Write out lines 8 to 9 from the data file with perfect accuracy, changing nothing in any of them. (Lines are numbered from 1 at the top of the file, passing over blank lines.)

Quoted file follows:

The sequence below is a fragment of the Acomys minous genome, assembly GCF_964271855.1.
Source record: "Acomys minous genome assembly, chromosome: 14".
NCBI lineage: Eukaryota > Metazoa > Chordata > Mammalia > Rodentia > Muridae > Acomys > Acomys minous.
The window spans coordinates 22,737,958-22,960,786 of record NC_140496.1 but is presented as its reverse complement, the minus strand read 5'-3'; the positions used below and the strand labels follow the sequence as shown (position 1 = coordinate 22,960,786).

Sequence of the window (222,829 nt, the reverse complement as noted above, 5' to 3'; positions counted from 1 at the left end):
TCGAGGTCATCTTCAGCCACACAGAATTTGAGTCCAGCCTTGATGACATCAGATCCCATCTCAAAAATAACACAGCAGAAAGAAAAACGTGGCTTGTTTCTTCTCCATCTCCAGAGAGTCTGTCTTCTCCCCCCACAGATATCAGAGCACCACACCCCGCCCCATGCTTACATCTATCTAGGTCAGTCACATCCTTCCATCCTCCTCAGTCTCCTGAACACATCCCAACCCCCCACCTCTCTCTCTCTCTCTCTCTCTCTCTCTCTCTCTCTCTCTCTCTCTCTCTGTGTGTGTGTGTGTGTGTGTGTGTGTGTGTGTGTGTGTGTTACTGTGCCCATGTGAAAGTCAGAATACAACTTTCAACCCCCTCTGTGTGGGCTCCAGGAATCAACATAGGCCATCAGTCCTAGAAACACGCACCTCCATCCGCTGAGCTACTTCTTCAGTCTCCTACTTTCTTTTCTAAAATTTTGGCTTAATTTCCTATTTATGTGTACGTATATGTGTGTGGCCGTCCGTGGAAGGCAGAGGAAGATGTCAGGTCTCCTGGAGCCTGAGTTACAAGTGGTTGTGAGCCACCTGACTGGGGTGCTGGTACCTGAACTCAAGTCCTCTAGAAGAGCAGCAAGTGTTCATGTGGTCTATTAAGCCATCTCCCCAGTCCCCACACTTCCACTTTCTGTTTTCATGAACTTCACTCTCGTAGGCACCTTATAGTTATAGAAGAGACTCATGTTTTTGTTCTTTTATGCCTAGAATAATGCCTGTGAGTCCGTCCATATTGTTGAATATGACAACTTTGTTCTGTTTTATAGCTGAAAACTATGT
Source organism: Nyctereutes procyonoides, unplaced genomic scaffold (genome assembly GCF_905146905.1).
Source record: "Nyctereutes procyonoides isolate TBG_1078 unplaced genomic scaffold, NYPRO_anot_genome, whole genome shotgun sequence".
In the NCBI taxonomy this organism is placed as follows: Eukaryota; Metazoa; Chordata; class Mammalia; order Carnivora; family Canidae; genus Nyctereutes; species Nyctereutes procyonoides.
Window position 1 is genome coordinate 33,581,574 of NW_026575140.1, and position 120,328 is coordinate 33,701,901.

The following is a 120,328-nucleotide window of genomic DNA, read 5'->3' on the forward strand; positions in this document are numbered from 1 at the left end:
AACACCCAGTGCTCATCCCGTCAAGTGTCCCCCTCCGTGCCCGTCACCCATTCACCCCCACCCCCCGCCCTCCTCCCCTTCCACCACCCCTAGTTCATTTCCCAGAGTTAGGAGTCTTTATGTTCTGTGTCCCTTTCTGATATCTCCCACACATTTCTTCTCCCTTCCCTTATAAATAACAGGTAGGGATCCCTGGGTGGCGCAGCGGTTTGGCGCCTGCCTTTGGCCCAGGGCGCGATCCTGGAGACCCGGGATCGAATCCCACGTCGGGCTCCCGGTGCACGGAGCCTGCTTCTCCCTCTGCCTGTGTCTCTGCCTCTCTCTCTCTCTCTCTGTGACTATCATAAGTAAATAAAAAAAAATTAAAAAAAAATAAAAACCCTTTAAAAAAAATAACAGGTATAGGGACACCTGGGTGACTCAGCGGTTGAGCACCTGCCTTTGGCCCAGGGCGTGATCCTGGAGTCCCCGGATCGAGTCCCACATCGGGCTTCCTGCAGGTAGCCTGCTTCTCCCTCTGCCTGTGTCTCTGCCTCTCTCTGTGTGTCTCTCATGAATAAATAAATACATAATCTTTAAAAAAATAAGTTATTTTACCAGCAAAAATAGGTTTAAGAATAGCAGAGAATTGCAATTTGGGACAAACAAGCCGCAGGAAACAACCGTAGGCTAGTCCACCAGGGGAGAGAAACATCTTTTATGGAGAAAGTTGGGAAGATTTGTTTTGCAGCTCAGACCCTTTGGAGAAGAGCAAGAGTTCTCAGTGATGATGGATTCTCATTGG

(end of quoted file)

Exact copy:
Source record: "Nyctereutes procyonoides isolate TBG_1078 unplaced genomic scaffold, NYPRO_anot_genome, whole genome shotgun sequence".
In the NCBI taxonomy this organism is placed as follows: Eukaryota; Metazoa; Chordata; class Mammalia; order Carnivora; family Canidae; genus Nyctereutes; species Nyctereutes procyonoides.